Dinosauria Owen, 1842
Ornithischia Seeley, 1887
Ornithopoda Marsh, 1881
Iguanodontia Sereno, 1986
Prior to sampling, we molded and cast the specimen MM14-FS10. Following
Hwang (2005), we prepared the tooth for microscopy by embedding the
tooth in a clear epoxy resin (EPO-TEK 301), cut it along the longitudinal plane
(see Fig. 1) with a Buehler IsoMet 1000 Precision Saw, and polished on one
side with a Buehler MetaServ 250 Grinder Polisher using a series of abrasive
paper disks with decreasing grit sizes (400–1200). We made three
longitudinal sections from the tooth. We used a Nikon Eclipse Ci-POL
petrographic microscope to examine growth lines in dentin. To calculate
mean width of incremental von Ebner lines (IVELs) we analyzed taken images
in Adobe Photoshop. We used Avizo 3D analysis software with Micro CT data
obtained prior to this study for the dentary NCSM 29373 in order to
determine total dentine thickness at the tip of the tooth crowns of a pair of
unworn functional and replacement teeth in the dentary. Then we calculated
tooth replacement rate for the studied sequence with Equation 1.
A partial skeleton including dentary and isolated
teeth of an early diverging iguanodont
(NCSM 29373, named ‘Fortunate son’) was surface
collected from the Mussentuchit Member of the
Cedar Mountain Formation in Emery County, Utah
during the 2014 field seasons. To avoid damaging
the dentary, we sampled a complete isolated tooth
Unusual tooth replacement in a new Cenomanian iguanodontian
from the Mussentuchit Member of the Cedar Mountain formation
Sokolskyi, T. 1, Kosch, J. 2, Zanno, L. 2
1 – North Carolina Museum of Natural Sciences, Raleigh, NC, United States of America; Department of Biology, Duke university, Durham, NC
2 – North Carolina Museum of Natural Sciences, Raleigh, NC, United States of America; North Carolina State University, Raleigh, NC
Fig. 1. Tooth MM14-FS10
sampled for sectioning
(dotted line is the cut line).
Scale 1 cm.
Equation 1. Formula for determining tooth
replacement rate (); f–functional tooth
dentine thickness; r–replacement tooth
dentine thickness; mean –mean IVEL
Mean IVEL width of the tooth MM14-FS10 is 17 μm.
With the microscopy data (fig. 2) we calculated
dentine thickness of this tooth of 6719 μm that
revealed formation time to be 395 days. Enamel
thickness obtained from microscopy is 89 μm for
the labial side and 60 μm for the lingual side.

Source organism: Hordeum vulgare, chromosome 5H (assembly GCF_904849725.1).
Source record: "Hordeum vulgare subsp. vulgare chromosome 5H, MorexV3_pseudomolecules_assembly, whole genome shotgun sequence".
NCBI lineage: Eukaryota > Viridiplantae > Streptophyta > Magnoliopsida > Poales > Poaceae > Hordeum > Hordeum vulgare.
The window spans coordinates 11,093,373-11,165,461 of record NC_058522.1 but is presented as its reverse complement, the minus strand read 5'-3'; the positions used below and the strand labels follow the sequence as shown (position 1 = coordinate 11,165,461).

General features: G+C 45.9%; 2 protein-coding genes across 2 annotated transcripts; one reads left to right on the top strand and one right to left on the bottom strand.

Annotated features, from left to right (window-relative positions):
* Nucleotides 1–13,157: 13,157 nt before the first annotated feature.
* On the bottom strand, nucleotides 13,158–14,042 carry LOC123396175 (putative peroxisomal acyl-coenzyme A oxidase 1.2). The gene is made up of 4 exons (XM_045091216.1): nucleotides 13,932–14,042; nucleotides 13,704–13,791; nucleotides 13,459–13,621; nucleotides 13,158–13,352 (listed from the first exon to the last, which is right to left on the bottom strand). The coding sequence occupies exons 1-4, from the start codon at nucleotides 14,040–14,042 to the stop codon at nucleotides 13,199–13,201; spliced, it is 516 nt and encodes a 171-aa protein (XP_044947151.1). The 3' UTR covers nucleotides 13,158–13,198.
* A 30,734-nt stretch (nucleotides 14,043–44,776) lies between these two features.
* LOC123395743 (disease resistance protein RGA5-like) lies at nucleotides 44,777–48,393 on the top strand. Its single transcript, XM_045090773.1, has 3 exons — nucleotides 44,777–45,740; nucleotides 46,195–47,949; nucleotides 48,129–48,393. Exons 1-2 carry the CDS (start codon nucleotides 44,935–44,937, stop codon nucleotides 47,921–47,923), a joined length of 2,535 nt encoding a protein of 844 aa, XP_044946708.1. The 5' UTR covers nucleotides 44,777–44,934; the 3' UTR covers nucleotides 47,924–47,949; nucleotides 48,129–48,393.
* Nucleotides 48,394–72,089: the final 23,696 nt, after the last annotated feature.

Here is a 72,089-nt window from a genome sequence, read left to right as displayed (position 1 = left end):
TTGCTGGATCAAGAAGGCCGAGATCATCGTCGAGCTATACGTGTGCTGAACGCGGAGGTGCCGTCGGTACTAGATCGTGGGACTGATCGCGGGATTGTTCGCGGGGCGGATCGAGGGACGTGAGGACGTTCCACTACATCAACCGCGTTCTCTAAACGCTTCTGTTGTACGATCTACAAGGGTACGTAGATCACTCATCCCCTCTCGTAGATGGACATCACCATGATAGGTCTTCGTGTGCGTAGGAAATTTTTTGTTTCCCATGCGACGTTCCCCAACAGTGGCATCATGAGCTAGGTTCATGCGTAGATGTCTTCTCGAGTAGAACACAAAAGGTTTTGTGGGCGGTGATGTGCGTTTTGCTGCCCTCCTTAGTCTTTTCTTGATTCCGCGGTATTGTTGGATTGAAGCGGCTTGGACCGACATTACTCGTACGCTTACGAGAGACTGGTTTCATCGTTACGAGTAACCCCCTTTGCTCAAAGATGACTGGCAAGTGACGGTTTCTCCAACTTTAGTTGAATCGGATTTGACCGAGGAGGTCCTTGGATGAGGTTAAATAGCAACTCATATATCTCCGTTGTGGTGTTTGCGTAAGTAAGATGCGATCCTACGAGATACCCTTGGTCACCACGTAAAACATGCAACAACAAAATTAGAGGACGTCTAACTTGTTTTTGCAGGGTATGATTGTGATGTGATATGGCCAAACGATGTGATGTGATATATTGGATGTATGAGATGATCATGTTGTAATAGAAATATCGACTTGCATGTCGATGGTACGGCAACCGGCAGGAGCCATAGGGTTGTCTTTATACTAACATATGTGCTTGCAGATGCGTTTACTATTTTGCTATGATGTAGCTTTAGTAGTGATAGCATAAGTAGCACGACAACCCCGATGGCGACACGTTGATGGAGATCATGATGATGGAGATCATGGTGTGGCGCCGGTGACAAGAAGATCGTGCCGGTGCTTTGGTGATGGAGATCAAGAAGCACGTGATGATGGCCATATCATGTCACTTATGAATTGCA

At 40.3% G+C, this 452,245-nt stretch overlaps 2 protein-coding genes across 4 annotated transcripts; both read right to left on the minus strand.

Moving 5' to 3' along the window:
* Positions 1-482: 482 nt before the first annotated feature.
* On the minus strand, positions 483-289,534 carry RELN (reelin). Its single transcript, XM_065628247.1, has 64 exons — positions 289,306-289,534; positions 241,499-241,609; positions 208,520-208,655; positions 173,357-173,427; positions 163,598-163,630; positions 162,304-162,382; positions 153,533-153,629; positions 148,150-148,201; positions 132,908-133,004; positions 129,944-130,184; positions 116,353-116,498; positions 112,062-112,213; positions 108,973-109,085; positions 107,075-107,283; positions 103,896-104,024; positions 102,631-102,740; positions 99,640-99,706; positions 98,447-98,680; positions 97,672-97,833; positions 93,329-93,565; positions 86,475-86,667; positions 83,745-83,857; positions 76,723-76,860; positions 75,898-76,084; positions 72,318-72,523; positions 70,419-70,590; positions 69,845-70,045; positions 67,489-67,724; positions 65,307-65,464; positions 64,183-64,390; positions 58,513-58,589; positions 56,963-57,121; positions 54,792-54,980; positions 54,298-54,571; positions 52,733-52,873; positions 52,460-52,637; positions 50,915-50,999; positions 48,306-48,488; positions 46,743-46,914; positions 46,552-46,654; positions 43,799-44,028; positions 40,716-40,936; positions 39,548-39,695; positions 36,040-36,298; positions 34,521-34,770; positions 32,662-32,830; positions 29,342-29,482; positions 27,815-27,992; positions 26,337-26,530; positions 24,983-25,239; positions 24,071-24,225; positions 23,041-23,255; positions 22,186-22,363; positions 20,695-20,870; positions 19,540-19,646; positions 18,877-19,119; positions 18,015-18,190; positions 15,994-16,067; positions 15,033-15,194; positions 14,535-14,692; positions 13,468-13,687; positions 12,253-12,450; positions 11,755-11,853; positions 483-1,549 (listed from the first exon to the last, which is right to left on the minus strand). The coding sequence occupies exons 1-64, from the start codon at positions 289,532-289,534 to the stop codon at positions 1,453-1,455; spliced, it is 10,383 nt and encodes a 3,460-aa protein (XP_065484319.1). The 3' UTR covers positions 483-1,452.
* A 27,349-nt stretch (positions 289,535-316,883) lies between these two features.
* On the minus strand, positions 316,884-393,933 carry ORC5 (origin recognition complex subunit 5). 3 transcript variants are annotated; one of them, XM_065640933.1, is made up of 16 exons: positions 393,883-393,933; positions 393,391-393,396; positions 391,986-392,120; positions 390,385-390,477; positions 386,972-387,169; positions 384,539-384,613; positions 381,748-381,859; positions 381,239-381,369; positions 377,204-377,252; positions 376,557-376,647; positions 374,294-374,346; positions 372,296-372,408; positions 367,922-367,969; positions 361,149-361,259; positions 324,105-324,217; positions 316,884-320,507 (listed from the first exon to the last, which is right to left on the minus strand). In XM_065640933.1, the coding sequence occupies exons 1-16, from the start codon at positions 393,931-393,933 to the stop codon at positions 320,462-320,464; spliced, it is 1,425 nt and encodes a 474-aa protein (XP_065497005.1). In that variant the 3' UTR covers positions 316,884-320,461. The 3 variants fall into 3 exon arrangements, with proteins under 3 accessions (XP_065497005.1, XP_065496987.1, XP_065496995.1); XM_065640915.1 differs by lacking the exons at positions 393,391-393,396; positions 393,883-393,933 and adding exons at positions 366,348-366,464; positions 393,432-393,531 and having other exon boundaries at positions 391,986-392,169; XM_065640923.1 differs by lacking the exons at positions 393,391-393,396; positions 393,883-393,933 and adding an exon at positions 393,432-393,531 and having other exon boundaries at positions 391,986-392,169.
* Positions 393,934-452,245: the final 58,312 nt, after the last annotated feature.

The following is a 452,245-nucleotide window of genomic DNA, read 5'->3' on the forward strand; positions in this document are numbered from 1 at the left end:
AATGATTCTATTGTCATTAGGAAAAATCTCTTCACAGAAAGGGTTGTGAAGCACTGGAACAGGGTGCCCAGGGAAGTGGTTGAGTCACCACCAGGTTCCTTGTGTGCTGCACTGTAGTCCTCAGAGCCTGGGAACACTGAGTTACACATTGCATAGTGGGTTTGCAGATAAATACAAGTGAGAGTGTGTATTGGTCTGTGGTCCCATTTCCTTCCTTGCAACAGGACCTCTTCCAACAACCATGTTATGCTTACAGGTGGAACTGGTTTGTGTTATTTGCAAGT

Dentine thickness of functional and replacement
teeth in the dentary is 7070 and 3530 μm
respectively, as shown by CT data (fig. 3). Resulting
tooth formation times are 416 days for the
functional tooth and 208 days for the replacement
tooth with the replacement rate being 208 days in
this tooth pair. Obtained data is summarized in
IW, μm 17
DTMM14 −FS10, μm 6719
TFTMM14−FS10, days 395
ETlabial, μm 89
ETlingual, μm 60
f, μm 7070
r, μm 3530
TFTfunctional, days 416
TFT, days 208
TRR, days 208
Table 1. Data obtained for tooth MM14-FS10
and functional/replacement tooth pair in the
dentary. IW –mean IVEL width, ET –enamel
thickness, TFT –tooth formation time.
1. Erickson, G. M., Zelenitsky, D. K., Kay, D. I., & Norell, M. A. (2017). Dinosaur incubation periods directly determined from growth-line counts in embryonic teeth show reptilian-grade development. Proceedings of the National Academy
of Sciences,114(3), 540-545.
2. Godefroit, P., Garcia, G., Gomez, B., Stein, K., Cincotta, A., Lefèvre, U., & Valentin, X. (2017). Extreme tooth enlargement in a new Late Cretaceous rhabdodontid dinosaur from Southern France. Scientific reports,7(1), 13098.
3. Hwang, S. H. (2005). Phylogenetic patterns of enamel microstructure in dinosaur teeth. Journal of Morphology,266(2), 208-240.
4. D’Emic, M. D., Whitlock, J. A., Smith, K. M., Fisher, D. C., & Wilson, J. A. (2013). Evolution of high tooth replacement rates in sauropod dinosaurs. PLoS One,8(7), e69235.
TRR of 208 days of Fortunate Son is much greater than any previously
recorded data for ornithischian dinosaurs –45-81 days for derived
hadrosaurs, 30 for Protoceratops and 83 for Triceratops (Erickson et al.,
2017). It is also much greater than average extant crocodyliform TRR of
approx. 100 days (D’Emic et al., 2013). In fact, Fortunate Son’s TRR is most
comparable to that of small theropods, such as Deinonychus (D’Emic et al.,
2013). This unusual value could possibly be related to trophic specialization
of this species for hard sclerenchyma-rich plant material. In fact, enamel
thickness of Fortunate Son is comparable to that of Rhabdodontids, for
which such trophic specialization is described (Godefroit et al., 2017). Great
TRR value could also be explained by Fortunate Son being a basal iguanodont
without a sophisticated tooth battery such as in hadrosaurs.
Fig. 3. CT scan of NCSM 29373 dentary visualized in Avizo 3D analysis
software. A –cross section of the dentary with functional (red) and
replacement teeth (green). B –lateral view of the dentary.
Fig. 2. Light microscopy images of MM14-FS10 cross section showing von
Ebner lines. A –section of the entire tooth, scalebar 5 mm. Abbreviations:
eling –lingual enamel, elab –labial enamel, d –dentine. B – 10x
magnification of a part of the tooth section showing ivels –incremental von
Ebner lines. Scalebar 100 µm.